hist-games: Devil among the Tailors
adrian.seville at btopenworld.com
Sun Feb 12 06:39:32 PST 2006
It is always amusing to see where these threads lead.
I think Strutt may have been right when he said the top and skittles game was called Devil among the Tailors. Of course, that does not stop the same name being given to the skittles and swinging weight game that you describe. The phrase Devil among the Tailors has a wider metaphorical sense (a disturbance of tranquillity) that could well apply to both games. One-to-one correspondence between game and name is not guaranteed with old games!
The big Oxford English Dictionary gives only the spinning top version:
the d. among the tailors: a row going on (see Farmer Slang Dict. s.v.); also a game.
1834 LD. LONDONDERRY Let. 27 May in Court Will. IV & Victoria (1861) II. iv. 98 Reports are various as to the state of the enemy's camp, but all agree that there is the devil among the tailors. 1851 MAYHEW Lond. Labour (1861) II. 17 A game known as the Devil among the tailors..a top was set spinning on a long board, and the result depended upon the number of men, or tailors, knocked down by the devil (top) of each player.
Of course, it is possible that Mayhew was copying Strutt, but I don't think so: the 'long board' he describes seems to be different from Strutt's 'circular board'. So we seem to have two sorts of spinning top and skittles games, both called Devil among the Tailors.
Just to throw something else in, did you know that Devil among the Tailors is the name of a firework? As I recall, it consists of a bunch of Roman Candles taped round a jack in the box. The Roman Candles fire first, and give a picture of tranquil activity, like sewing. Then the jack in the box fires with a loud bang, sending jumping crackers everywhere. There may be other versions.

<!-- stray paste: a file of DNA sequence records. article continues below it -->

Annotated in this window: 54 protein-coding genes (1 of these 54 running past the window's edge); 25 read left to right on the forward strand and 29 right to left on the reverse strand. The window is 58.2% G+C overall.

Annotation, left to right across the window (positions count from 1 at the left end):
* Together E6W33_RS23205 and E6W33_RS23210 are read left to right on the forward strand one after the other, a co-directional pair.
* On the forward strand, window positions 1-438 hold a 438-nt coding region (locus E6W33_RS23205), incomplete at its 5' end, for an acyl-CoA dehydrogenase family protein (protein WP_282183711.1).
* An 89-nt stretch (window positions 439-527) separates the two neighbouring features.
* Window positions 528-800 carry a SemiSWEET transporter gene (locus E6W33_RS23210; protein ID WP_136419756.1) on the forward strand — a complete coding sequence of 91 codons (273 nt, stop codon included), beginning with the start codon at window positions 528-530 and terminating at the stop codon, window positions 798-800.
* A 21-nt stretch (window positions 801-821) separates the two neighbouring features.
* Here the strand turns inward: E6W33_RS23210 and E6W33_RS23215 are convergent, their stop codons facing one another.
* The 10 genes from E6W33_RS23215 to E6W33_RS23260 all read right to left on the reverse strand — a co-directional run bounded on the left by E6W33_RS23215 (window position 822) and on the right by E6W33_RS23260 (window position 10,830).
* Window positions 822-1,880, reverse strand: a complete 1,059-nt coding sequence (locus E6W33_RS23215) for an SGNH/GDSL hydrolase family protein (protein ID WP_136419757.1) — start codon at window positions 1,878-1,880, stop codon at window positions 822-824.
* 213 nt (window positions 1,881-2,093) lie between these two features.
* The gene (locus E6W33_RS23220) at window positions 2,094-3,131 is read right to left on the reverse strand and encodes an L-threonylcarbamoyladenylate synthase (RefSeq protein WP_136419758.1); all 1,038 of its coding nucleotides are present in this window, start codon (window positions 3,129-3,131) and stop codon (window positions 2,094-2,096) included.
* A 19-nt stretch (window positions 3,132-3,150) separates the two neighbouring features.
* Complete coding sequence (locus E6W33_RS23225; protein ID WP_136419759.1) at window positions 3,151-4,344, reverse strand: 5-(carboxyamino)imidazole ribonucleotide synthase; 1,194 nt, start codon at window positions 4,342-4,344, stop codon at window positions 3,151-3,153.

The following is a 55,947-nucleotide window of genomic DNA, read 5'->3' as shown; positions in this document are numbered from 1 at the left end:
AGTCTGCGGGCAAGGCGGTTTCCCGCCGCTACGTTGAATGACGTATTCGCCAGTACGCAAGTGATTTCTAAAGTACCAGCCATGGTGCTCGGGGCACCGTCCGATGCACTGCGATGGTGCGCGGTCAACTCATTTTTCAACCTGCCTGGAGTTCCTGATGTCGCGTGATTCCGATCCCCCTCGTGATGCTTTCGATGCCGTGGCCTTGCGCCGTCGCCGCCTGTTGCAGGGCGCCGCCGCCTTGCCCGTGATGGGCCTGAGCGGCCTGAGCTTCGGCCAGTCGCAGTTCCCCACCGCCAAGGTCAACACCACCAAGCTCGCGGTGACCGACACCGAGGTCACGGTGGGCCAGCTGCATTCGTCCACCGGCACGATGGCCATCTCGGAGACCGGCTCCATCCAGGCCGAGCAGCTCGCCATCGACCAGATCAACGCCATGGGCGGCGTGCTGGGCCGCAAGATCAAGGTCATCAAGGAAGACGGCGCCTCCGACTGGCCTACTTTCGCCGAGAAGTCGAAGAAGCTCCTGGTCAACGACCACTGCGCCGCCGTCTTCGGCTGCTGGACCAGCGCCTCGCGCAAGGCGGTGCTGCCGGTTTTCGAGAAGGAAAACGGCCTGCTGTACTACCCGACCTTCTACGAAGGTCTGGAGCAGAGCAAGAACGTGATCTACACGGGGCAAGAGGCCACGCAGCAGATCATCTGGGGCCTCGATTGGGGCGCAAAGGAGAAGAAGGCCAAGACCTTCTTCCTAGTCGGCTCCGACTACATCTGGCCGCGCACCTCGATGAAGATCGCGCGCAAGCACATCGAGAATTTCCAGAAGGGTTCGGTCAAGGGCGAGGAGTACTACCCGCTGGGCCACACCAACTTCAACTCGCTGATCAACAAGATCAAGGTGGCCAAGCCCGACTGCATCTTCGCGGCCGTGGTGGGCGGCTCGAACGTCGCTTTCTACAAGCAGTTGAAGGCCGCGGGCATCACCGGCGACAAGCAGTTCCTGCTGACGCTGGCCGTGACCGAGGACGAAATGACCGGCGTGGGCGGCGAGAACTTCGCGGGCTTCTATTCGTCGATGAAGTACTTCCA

Best wishes - and thanks for your comments as ever
james at tradgames.org.uk wrote:
I have some info on this as I've recently become interested in this game.
(Actually, I have the very same modern version of the game in the link you
http://woodexpressions.com/499009.jpg. It's called Tirolean Roulette on my
version. Not sure if that means anything, however.)
The quote from Strutt that Adrian gave is actually rather misleading by
Strutt because Devil amongst the tailors has long referred to the English
pub game table skittles with a ball on a chain. Perhaps in his day this was
indeed the term used for the game but I do wonder if he got confused or was
misled. The game in question is in modern times known as Table a Toupie
(sorry French people - I can't do accents on my letters) in French and
Toptafel in Flemish. It's also very popular in the USA where they usually
just call it "Skittles" (which confuses things considerably more). I sell a
modern version in my shop mainly to Americans.
Adrian's implication of a link, is in my view, justified. There is what
appears to be a geneological missing link. There is a Victorian game called
Cannonade or Castle Bagatelle which is a large circular table with sides.
Around the sides are little rooms and in each a skittle (that looks like a
castle) like Toptafel. However, instead of the spinning top knocking over
the pins, the top hits balls in the middle of the table and the balls have
to go through little hoop entrances into the rooms in order to topple the
So you see, in order to convert Cannonade into HolzRoulette, you simply need
to remove the pins.
One more point of interest - in Cassells book of fireside fun that mentions
Cannonade, it also says "There is a version of this game known at the toy
shops as the "Game of Bombardment". It is a German introduction and
although not so good a game..."
So, is the game German or English? It seems to be generally thought of as
German but Cannonade was published in 1854 by Jaques. Does anyone have any
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